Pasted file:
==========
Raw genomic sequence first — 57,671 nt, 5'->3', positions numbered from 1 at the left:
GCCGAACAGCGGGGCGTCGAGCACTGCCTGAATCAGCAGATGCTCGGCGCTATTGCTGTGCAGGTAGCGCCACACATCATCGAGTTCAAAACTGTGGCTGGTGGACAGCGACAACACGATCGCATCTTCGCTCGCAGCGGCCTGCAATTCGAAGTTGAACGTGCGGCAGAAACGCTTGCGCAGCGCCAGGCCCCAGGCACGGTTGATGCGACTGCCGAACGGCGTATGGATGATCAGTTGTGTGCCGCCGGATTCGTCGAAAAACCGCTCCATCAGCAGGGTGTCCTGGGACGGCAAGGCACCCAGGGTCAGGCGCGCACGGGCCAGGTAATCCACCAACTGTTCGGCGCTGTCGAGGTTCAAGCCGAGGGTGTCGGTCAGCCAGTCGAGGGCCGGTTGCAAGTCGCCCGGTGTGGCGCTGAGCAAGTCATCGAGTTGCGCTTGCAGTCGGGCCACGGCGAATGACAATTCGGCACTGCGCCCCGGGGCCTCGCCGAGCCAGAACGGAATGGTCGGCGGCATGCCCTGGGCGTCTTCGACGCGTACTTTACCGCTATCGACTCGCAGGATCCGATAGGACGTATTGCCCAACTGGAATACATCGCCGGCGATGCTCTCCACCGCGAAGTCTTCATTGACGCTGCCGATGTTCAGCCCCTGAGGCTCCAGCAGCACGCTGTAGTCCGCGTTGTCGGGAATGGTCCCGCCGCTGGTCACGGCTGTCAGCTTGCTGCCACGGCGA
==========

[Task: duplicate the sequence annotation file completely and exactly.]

Raw genomic sequence first — 57,671 nt, 5'->3', positions numbered from 1 at the left:
GCCGAACAGCGGGGCGTCGAGCACTGCCTGAATCAGCAGATGCTCGGCGCTATTGCTGTGCAGGTAGCGCCACACATCATCGAGTTCAAAACTGTGGCTGGTGGACAGCGACAACACGATCGCATCTTCGCTCGCAGCGGCCTGCAATTCGAAGTTGAACGTGCGGCAGAAACGCTTGCGCAGCGCCAGGCCCCAGGCACGGTTGATGCGACTGCCGAACGGCGTATGGATGATCAGTTGTGTGCCGCCGGATTCGTCGAAAAACCGCTCCATCAGCAGGGTGTCCTGGGACGGCAAGGCACCCAGGGTCAGGCGCGCACGGGCCAGGTAATCCACCAACTGTTCGGCGCTGTCGAGGTTCAAGCCGAGGGTGTCGGTCAGCCAGTCGAGGGCCGGTTGCAAGTCGCCCGGTGTGGCGCTGAGCAAGTCATCGAGTTGCGCTTGCAGTCGGGCCACGGCGAATGACAATTCGGCACTGCGCCCCGGGGCCTCGCCGAGCCAGAACGGAATGGTCGGCGGCATGCCCTGGGCGTCTTCGACGCGTACTTTACCGCTATCGACTCGCAGGATCCGATAGGACGTATTGCCCAACTGGAATACATCGCCGGCGATGCTCTCCACCGCGAAGTCTTCATTGACGCTGCCGATGTTCAGCCCCTGAGGCTCCAGCAGCACGCTGTAGTCCGCGTTGTCGGGAATGGTCCCGCCGCTGGTCACGGCTGTCAGCTTGCTGCCACGGCGA